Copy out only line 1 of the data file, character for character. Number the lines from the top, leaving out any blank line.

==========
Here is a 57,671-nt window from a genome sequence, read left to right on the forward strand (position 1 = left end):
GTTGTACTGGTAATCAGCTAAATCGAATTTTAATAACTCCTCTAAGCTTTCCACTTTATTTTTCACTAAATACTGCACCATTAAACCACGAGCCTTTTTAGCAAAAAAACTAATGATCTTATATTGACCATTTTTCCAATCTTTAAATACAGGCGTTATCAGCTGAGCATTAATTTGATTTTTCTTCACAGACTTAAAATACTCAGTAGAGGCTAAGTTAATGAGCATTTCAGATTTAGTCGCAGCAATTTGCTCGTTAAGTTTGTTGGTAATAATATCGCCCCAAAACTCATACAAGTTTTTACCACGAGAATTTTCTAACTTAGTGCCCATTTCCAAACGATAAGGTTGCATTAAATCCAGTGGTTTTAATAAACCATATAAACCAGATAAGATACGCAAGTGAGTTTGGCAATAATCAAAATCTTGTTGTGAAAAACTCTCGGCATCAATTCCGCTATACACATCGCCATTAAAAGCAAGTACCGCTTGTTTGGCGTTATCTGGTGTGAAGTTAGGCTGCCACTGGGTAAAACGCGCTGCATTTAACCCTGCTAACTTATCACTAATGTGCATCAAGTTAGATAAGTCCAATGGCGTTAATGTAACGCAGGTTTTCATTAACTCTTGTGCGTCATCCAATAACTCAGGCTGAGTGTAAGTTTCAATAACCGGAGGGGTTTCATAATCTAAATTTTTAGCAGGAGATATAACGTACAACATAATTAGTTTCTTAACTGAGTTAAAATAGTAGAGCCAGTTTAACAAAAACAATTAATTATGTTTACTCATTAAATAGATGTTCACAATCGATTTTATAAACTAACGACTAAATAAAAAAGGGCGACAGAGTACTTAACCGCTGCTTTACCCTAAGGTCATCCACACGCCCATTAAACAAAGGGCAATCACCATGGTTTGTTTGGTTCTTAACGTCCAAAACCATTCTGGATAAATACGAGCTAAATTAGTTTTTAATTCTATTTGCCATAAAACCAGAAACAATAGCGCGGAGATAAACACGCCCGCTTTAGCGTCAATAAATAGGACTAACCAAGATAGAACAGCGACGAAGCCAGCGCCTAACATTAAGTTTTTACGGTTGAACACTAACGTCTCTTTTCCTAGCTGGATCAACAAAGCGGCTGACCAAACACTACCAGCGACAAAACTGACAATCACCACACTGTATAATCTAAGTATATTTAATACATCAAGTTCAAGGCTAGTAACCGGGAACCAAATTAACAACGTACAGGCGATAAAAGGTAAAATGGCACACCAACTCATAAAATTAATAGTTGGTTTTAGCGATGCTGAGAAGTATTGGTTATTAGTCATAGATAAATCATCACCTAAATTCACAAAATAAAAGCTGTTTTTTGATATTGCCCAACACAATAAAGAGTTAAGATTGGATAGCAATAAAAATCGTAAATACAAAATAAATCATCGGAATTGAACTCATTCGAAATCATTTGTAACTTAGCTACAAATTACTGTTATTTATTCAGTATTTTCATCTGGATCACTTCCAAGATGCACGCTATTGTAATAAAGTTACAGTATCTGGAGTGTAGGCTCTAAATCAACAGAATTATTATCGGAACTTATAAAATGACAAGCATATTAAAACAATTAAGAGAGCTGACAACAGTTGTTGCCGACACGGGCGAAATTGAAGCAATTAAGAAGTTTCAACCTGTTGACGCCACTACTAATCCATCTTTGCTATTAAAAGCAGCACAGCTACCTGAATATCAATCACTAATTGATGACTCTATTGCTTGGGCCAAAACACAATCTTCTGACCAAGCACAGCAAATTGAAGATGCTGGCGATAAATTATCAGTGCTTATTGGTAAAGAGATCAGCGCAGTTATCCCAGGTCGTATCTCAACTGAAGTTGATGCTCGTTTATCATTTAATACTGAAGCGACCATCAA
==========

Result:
Here is a 57,671-nt window from a genome sequence, read left to right on the forward strand (position 1 = left end):